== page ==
Are There Warning Signs of a Will Contest?
When you spend time and effort drafting an estate plan, you want to trust that it will be carried out as written. A long and drawn-out legal contest of your will is the last thing you want for your heirs and loved ones after you pass. There is no way to know with certainty what will happen after your death, but in some cases, there are aspects of a will or family dynamic that can predict a future will contest. Learn about warning signs of a will contest and ways you can reduce the chances of contests to your will, below.
You’ve disinherited someone who expected to be an heir
One of the most common reasons that wills are contested is that someone who expected to be included in the will was not. Often, these contests are based on a claim that you lacked mental fitness; i.e., that you couldn’t have been of sound mind if you chose to disinherit someone to whom you were so close. Alternately, a scorned heir may claim that there was undue influence, where someone else (possibly with ulterior motives) convinced you to write the disinherited person out of your will. In cases where you plan not to include a close family member in your will, it can help to put your reasons for their disinheritance in writing, either within the will or in a separate letter to the disinherited person. This way, your motives are clear and are less subject to being misconstrued.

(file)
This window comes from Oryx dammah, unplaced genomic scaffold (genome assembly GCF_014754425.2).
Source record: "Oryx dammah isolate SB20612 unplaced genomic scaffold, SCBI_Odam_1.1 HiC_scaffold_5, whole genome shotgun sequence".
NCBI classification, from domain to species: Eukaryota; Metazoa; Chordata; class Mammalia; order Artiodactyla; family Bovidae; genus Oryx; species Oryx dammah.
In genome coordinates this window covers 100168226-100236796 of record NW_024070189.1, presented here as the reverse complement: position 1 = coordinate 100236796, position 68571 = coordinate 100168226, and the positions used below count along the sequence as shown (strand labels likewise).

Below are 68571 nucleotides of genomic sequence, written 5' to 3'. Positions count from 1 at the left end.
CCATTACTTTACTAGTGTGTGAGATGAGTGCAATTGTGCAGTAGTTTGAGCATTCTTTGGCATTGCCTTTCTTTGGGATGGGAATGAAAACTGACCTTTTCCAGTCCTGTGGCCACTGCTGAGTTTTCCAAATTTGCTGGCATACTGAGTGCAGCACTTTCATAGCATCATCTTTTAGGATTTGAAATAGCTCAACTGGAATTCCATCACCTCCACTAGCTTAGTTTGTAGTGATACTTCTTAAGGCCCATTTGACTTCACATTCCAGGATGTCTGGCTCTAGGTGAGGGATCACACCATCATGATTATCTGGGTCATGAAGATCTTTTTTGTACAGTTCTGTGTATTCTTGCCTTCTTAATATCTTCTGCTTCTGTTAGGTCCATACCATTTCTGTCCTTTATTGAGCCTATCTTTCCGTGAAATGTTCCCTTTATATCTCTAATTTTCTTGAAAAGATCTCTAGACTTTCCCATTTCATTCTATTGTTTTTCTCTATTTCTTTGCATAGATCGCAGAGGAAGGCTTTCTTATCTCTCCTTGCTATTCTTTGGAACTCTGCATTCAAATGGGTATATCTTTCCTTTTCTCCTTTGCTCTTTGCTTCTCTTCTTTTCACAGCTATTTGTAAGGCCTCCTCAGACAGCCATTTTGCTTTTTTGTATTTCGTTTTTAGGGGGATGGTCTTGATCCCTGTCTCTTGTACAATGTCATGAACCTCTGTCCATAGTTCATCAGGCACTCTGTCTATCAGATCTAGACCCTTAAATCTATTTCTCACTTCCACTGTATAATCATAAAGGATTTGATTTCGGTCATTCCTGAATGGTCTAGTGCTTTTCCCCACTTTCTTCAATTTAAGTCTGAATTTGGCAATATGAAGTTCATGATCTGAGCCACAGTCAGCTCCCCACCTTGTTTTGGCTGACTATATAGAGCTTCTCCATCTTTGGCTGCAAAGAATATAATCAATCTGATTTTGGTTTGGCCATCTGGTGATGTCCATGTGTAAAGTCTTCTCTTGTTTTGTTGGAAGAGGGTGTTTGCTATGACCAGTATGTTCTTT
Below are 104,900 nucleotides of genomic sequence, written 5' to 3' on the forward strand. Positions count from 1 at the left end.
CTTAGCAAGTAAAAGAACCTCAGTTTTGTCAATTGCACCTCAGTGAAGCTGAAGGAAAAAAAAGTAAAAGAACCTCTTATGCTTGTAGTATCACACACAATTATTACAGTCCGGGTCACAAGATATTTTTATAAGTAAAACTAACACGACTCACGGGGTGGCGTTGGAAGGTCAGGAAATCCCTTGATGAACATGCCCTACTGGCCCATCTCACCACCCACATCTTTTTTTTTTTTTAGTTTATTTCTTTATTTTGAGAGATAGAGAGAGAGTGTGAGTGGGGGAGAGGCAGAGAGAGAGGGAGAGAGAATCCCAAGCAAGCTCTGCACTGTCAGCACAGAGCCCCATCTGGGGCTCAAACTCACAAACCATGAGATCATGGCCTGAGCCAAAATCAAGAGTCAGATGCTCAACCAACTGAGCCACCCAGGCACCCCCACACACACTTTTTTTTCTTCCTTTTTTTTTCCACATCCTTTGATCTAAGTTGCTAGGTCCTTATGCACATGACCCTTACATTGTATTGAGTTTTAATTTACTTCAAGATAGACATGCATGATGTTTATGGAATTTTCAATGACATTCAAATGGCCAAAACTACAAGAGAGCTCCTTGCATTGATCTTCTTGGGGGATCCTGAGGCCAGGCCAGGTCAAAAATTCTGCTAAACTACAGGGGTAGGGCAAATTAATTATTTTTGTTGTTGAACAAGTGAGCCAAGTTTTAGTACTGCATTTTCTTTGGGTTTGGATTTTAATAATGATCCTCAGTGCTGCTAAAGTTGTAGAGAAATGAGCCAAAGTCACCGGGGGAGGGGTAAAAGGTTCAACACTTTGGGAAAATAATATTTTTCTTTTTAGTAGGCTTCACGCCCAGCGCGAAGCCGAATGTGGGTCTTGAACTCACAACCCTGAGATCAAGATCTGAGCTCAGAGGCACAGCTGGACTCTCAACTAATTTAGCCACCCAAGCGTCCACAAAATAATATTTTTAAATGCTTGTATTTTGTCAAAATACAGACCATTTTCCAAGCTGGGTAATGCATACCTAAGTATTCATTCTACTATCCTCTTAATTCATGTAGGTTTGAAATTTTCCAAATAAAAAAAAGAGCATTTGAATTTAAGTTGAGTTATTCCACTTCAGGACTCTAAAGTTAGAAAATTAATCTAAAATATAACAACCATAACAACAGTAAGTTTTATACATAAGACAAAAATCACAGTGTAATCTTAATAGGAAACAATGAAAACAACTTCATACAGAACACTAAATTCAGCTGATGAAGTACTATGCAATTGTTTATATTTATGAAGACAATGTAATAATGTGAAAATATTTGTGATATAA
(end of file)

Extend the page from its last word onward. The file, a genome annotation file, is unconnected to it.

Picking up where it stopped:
You have an heir in financial distress
An heir who is in desperate need of money will, for obvious reasons, be more inclined to challenge a will that doesn’t provide as much as they needed or expected to receive. You might be able to defuse a future contest by providing a slightly larger gift to the heir-in-need than you provide to heirs who are similarly related. Even if the difference isn’t substantial, this allows you to acknowledge the heir’s need without substantially shortchanging other heirs.
You have chosen multiple trustees
Trustees have a duty to make decisions about investing and distributing trust assets in ways that will provide the greatest possible financial benefits to the trust. Getting more than one trustee to agree on how best to carry out this duty can result in infighting. However, if you have more than one child who expects to be named as trustee, choosing just one could also stir conflict. Some trust grantors address this problem by choosing one child to be the trustee and the other to act as a secondary trustee. By speaking to your children in advance to explain your choice of trustee, you improve the chances that hurt feelings won’t result in a legal fight.
If you’re in need of professional and effective Illinois estate planning help, contact the Chicago will & trust attorneys at MacDonald, Lee & Senechalle in Hoffman Estates at 847-310-0025, or in Des Plaines at 847-298-5030.